Photo: Patrik Rastenberger. Courtesy the artist and Helsinki Contemporary, Finland
Pump House Gallery meets with Finnish artist Pilvi Takala to discuss her project The Committee, on show at the gallery from 11 January to 26 March, 2017
Pump House Gallery: What was your favourite idea put forward by the kids?
Pilvi Takala: I was more interested in the decision making process than the ideas themselves, but I liked the fact that the kids wanted to make something that was unique in some way, and their emphasis on making it together. They had other creative ideas at first, like building a mini-city or putting together a collage of the royal baby, but even though those ideas could have been fun to execute, they lacked an engagement level: Where would you put it? How would it be used? There were a lot of adventure park ideas, and a lot of slides, so there was definitely an element of communal activity there. They seemed to have a definite feel for creating a public event, something that could be communal, and the call for making the end-result somehow unique went almost unquestioned. Some of the kids seemed keenly aware of their own progress and contexts. A lot of initial suggestions concerned the immediate neighborhoods for example, questions of housing or hiring more policemen, but I think they realised their budget was not limitless and that they had to think realistically about its purposes and values. How far does £7.000 go?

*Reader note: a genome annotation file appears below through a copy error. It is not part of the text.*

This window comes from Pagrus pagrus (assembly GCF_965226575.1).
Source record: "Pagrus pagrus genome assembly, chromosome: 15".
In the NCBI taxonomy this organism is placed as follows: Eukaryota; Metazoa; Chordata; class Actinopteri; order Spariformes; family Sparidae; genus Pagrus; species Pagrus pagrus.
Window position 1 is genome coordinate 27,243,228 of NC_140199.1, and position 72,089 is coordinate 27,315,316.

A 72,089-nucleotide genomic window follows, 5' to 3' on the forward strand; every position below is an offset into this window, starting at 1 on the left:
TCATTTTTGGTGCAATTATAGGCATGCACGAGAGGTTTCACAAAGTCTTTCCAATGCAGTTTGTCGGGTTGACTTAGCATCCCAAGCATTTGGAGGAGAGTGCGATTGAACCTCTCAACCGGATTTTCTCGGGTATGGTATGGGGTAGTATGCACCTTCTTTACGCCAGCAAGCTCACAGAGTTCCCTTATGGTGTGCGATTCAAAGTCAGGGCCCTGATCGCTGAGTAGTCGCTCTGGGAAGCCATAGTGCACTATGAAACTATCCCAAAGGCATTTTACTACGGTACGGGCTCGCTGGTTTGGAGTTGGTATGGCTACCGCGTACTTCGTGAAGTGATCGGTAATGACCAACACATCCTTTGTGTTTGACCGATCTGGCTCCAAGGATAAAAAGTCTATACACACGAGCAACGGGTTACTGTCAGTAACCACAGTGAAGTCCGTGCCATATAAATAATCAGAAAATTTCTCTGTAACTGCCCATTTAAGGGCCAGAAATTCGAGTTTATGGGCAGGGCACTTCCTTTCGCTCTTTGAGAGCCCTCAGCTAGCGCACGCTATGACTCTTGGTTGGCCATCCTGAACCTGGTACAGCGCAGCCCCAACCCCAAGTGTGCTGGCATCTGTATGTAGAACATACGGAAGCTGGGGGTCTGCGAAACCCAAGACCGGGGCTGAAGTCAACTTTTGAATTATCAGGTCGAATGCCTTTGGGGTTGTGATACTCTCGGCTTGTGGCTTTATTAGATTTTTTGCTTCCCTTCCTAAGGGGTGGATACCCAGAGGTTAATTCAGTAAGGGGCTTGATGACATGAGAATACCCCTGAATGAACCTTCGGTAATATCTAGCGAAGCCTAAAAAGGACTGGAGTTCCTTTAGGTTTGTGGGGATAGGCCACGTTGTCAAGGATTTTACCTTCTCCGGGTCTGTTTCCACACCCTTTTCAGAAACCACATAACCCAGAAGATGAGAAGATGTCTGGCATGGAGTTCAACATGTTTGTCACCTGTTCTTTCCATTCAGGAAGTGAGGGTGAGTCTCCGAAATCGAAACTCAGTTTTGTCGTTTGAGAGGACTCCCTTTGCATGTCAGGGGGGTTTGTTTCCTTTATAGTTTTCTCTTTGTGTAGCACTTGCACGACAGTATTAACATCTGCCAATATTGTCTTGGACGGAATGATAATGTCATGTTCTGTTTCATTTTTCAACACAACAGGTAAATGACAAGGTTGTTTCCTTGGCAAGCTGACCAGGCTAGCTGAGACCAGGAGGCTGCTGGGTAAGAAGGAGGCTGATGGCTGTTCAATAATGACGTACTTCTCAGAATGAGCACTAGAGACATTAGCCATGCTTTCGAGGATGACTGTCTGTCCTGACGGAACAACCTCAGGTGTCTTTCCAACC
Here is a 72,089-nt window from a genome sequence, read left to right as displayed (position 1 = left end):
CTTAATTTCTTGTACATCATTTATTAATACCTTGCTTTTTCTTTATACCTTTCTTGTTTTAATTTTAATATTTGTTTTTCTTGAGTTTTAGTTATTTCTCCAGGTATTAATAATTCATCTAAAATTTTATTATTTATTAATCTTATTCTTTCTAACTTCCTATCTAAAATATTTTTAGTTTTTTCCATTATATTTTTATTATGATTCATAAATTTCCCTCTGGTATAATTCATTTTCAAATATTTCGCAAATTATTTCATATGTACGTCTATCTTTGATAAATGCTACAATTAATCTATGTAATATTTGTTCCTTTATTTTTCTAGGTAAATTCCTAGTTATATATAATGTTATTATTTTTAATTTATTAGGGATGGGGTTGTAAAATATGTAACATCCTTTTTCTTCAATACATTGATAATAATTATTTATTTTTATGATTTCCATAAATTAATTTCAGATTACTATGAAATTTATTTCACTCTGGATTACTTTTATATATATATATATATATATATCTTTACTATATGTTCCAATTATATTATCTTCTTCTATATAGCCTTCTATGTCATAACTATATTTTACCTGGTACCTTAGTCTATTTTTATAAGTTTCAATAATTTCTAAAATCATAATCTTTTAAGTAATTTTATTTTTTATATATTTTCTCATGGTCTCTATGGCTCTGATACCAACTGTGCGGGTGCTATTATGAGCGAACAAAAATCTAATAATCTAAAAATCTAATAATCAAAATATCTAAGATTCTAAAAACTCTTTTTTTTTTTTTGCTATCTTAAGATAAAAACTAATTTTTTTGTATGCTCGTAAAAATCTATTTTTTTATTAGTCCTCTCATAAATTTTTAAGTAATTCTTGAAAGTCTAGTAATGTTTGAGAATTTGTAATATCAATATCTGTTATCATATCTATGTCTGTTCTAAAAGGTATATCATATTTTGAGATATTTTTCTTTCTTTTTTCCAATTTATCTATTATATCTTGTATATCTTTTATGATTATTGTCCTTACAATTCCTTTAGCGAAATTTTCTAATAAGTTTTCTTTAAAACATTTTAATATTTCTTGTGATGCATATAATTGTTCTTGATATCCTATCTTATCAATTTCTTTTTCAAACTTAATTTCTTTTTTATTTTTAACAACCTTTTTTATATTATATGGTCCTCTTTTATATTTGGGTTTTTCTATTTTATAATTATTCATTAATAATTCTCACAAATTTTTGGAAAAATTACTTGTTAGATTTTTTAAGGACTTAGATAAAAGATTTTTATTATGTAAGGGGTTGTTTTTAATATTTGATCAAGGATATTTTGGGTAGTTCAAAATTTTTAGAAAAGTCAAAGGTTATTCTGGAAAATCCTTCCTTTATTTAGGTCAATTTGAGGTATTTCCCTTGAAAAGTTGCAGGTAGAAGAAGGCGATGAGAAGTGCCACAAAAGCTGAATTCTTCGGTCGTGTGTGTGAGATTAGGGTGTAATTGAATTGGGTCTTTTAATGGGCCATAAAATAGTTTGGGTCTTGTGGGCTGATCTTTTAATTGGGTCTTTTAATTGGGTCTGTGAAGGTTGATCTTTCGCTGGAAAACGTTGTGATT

PHG: What surprised you about working with the kids in this context?
Pilvi: Their organisational efficiency, they were very self-reliant. My main battle with the project was actually to keep the adults on the side-lines and avoid having too many activities organised by adults during our time together. There is never a ‘pure’ situation, but I wanted to avoid giving the kids suggestions of which direction to go by programming the workshop. The most important thing was to give the kids time together and time to think. The context of the youth club, held itself in a certain structure, represented certain values that kept the project from falling into chaos. It was important that the context was not a school, but a place where children come voluntarily without their parents. I was initially surprised by their awareness, the ways in which they thought about their own roles, their lives and the wider context of the project.